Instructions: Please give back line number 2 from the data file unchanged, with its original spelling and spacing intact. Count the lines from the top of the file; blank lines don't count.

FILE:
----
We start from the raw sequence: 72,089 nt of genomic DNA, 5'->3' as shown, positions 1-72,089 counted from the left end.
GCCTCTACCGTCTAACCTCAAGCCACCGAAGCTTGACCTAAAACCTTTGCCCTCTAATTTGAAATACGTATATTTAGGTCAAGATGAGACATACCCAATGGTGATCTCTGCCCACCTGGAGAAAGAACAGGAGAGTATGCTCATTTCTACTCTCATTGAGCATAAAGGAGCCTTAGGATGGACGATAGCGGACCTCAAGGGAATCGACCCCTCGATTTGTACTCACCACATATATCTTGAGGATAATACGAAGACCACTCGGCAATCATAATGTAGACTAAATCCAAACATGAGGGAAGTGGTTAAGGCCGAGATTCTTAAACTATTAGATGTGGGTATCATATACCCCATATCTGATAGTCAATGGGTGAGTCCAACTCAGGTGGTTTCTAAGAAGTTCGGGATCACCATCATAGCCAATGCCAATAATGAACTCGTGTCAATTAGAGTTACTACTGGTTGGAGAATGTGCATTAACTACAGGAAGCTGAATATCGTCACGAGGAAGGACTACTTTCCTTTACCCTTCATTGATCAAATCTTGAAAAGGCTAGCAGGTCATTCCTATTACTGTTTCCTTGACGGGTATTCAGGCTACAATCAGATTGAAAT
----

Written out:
GCCTCTACCGTCTAACCTCAAGCCACCGAAGCTTGACCTAAAACCTTTGCCCTCTAATTTGAAATACGTATATTTAGGTCAAGATGAGACATACCCAATGGTGATCTCTGCCCACCTGGAGAAAGAACAGGAGAGTATGCTCATTTCTACTCTCATTGAGCATAAAGGAGCCTTAGGATGGACGATAGCGGACCTCAAGGGAATCGACCCCTCGATTTGTACTCACCACATATATCTTGAGGATAATACGAAGACCACTCGGCAATCATAATGTAGACTAAATCCAAACATGAGGGAAGTGGTTAAGGCCGAGATTCTTAAACTATTAGATGTGGGTATCATATACCCCATATCTGATAGTCAATGGGTGAGTCCAACTCAGGTGGTTTCTAAGAAGTTCGGGATCACCATCATAGCCAATGCCAATAATGAACTCGTGTCAATTAGAGTTACTACTGGTTGGAGAATGTGCATTAACTACAGGAAGCTGAATATCGTCACGAGGAAGGACTACTTTCCTTTACCCTTCATTGATCAAATCTTGAAAAGGCTAGCAGGTCATTCCTATTACTGTTTCCTTGACGGGTATTCAGGCTACAATCAGATTGAAAT